Mission of Gravity Q3: Serial novels

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This book was originally published as a serial in magazines. Does that surprise you? Did the transition to novel work for you, or was the semi-cliffhanger structure too much an issue for reading with a modern eye?

Are there any techniques that serial novels use that work for tabletop roleplaying? It seems the travelogue style might be something to work in.

Comments

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    edited April 3

    The serial novel structure does explain some of the repetitive nature of things. So I'm not too surprised.

    I think there is a parallel between writing serial novels and tabletop roleplaying campaigns which go on for a large number of sessions, with GM planning by necessity being for the next session, and in the middle of the campaign. That actually shows off a strength of a serial structure- it's responsive to player choices and actions, and not completely GM led.

    On the other hand, I'm not sure that advantage applies particularly to the craft of a novel. It gets in the way of polish and revisions.

    To answer your question, the way the book is "big idea, now make up stuff as you go along that fits in" is very applicable to RPGs.

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    No surprise, and the repetitive nature is something of a tipoff. We found that with James Whites sector general and with Van Vogts Space Beagle, too. The repetition tends not to work for me, but episodic fiction I’m quite fine with, as long as the ground is fresh. The Goblin Tower and The Hobbit are both episodic travelogues and I use this structure a lot in RPG campaigns.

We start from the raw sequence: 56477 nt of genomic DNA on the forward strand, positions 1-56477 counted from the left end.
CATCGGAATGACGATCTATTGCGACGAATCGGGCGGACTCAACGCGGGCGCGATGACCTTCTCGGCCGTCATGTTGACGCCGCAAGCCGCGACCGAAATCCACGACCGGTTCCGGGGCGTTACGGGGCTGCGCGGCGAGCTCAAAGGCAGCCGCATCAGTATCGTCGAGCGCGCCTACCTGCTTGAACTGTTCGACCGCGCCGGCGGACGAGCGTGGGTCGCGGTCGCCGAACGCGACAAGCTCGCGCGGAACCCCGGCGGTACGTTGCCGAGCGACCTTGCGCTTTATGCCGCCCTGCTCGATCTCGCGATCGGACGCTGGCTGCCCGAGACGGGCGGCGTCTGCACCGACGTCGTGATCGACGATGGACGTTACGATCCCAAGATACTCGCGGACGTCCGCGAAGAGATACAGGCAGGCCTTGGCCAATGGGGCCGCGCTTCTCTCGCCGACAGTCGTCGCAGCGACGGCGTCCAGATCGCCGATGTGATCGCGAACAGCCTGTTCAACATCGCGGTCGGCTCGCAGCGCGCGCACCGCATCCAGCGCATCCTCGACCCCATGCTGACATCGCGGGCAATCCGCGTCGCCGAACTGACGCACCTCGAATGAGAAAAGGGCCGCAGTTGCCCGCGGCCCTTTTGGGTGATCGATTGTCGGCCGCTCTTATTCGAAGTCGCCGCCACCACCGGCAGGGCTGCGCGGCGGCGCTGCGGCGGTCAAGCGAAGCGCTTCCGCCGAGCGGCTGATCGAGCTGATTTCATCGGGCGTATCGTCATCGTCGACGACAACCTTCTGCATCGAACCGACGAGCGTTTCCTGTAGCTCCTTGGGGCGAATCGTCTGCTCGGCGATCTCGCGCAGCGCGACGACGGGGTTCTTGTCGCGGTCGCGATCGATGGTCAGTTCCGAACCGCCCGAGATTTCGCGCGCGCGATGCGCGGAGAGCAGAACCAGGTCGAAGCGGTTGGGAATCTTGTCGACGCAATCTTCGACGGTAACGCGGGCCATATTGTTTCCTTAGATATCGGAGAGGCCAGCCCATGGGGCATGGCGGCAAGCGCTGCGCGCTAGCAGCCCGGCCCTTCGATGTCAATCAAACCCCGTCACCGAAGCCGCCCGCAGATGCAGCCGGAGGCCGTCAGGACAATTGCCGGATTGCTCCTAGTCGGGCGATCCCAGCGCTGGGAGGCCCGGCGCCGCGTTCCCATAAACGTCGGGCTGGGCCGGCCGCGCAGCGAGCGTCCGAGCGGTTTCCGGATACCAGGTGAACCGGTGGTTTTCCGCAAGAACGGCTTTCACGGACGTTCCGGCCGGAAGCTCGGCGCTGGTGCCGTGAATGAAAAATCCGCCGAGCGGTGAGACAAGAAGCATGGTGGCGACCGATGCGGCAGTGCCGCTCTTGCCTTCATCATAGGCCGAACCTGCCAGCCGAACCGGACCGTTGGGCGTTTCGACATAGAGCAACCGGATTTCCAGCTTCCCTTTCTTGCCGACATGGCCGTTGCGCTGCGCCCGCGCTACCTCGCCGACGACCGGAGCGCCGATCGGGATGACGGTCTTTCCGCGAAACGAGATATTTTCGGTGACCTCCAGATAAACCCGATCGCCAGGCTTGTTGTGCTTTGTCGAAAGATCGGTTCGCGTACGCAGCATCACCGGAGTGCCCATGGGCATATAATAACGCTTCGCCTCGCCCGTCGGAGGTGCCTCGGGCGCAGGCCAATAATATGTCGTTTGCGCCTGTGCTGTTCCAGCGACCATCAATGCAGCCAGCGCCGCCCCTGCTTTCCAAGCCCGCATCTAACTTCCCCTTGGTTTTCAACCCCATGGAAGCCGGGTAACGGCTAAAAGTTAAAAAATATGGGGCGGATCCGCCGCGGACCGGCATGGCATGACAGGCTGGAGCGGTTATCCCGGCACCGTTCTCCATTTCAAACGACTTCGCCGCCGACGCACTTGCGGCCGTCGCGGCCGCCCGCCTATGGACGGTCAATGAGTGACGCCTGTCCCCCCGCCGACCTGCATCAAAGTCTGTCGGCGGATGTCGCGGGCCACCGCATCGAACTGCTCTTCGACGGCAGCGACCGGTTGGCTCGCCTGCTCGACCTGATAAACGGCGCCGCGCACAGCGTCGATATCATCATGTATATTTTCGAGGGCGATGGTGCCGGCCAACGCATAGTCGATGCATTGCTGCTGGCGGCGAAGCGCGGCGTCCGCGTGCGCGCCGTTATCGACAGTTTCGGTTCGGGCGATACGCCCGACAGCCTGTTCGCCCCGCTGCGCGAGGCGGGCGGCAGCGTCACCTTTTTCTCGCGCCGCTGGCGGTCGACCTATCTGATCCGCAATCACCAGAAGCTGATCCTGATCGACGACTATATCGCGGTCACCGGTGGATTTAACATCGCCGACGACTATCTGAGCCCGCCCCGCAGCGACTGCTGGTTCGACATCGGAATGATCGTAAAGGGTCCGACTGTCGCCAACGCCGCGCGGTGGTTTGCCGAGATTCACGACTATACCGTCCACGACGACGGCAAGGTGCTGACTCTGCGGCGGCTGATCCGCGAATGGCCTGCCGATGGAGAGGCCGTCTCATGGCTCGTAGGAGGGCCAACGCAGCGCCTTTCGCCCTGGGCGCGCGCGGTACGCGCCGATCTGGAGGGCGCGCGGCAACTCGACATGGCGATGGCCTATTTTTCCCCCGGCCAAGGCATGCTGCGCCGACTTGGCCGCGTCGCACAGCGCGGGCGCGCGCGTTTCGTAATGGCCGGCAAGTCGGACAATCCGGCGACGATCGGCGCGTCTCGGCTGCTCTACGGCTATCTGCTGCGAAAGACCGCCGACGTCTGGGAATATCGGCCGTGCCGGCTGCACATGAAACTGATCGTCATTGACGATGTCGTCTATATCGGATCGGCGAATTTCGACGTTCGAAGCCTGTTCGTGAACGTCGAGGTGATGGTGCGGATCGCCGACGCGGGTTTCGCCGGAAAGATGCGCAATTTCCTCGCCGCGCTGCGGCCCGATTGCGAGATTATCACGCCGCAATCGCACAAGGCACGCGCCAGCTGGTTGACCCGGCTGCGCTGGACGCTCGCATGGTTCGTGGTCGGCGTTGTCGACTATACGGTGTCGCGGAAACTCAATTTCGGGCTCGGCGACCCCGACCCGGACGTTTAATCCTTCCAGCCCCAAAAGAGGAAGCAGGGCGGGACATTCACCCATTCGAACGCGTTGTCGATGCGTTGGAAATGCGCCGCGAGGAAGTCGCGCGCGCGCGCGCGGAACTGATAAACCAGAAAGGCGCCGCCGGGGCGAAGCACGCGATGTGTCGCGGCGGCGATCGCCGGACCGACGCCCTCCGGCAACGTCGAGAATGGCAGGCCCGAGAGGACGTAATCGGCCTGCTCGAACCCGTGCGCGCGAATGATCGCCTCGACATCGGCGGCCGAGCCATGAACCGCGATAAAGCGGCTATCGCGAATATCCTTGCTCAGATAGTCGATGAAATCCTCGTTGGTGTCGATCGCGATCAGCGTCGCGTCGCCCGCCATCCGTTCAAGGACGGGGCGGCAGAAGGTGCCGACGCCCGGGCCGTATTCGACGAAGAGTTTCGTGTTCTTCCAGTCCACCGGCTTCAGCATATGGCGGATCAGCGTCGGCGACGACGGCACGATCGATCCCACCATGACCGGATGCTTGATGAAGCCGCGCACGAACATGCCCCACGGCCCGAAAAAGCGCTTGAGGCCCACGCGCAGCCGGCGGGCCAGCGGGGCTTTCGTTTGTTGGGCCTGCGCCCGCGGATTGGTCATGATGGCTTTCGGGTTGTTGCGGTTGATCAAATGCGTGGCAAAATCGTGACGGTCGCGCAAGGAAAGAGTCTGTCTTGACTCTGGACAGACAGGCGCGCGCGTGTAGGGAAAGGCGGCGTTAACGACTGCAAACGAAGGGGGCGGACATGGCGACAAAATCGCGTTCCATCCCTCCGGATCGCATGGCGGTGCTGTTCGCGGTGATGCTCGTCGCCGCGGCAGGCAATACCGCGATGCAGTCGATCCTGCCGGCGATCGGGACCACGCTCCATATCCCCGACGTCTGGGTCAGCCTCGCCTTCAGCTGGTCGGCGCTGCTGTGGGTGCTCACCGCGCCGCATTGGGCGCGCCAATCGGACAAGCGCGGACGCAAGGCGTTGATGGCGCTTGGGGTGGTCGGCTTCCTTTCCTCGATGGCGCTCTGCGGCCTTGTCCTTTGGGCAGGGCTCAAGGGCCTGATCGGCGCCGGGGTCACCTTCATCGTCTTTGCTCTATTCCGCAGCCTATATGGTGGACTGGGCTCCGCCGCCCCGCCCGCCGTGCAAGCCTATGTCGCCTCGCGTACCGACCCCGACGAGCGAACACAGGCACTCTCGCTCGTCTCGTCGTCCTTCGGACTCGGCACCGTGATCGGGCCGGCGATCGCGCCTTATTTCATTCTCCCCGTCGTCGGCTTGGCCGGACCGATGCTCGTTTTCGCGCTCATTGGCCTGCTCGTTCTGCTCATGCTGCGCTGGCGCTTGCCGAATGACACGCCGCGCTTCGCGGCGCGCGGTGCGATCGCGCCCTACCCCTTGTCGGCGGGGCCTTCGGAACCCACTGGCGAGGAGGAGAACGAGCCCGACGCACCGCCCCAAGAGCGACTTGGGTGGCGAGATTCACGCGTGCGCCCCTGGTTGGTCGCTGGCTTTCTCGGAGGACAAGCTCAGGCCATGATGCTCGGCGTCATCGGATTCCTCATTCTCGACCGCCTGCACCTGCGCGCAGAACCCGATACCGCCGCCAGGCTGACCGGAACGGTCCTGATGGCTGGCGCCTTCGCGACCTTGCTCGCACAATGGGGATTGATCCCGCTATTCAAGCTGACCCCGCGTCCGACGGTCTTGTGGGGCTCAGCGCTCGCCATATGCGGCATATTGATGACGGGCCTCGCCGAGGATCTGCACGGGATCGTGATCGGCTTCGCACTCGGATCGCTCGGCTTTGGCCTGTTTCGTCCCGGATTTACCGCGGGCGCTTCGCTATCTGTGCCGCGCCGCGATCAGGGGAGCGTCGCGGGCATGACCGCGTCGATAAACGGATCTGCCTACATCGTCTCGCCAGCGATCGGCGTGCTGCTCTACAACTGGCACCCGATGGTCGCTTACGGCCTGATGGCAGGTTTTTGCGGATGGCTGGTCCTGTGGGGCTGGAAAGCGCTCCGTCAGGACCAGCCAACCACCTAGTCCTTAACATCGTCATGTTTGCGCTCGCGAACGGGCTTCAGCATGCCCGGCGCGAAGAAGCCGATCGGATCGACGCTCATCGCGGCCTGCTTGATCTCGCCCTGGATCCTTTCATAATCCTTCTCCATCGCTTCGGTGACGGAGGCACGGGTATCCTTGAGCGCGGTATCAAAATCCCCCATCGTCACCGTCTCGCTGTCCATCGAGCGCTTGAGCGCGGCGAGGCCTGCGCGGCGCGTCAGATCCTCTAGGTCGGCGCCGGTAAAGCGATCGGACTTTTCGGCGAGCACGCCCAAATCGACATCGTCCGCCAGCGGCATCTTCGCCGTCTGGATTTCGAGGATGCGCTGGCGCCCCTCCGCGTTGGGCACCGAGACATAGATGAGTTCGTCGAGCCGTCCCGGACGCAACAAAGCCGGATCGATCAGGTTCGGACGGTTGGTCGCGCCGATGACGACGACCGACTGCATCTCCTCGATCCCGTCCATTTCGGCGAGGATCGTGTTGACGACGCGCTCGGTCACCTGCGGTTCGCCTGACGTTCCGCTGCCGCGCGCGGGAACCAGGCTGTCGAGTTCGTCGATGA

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    The weirdest one for me was the end of Mission of Gravity. There was the hugely long chapter "Under", which to my eyes just ended on another cliffhanger... except that then there was a lecture (clearly removed from the actual story universe), and then an in-universe "Lecture Demonstration", and then _Starlight _started, which I soon realised was a totally different story. So I felt that _MoG _had no actual ending. Call me traditional, but I do feel that a novel, whether serial or anything else, ought to have a frame.

    That aside, I don't mind serial stories - I think The Martian was initially written like that, and as @dr_mitch mentioned it gives the opportunity to respond to feedback. Dickens often did that as his readership commented, and allegedly changed his originally-planned ending of at least one book accordingly.

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    You can see the serial structure. I don't mind it, having grown up with my nose in my father's Galaxy, If, Fantasy and Science Fiction, and Analog magazines. Many of my favorite novels were originally released serially.

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    Wool by Hugh Howey was also an internet serial before being published as a novel.
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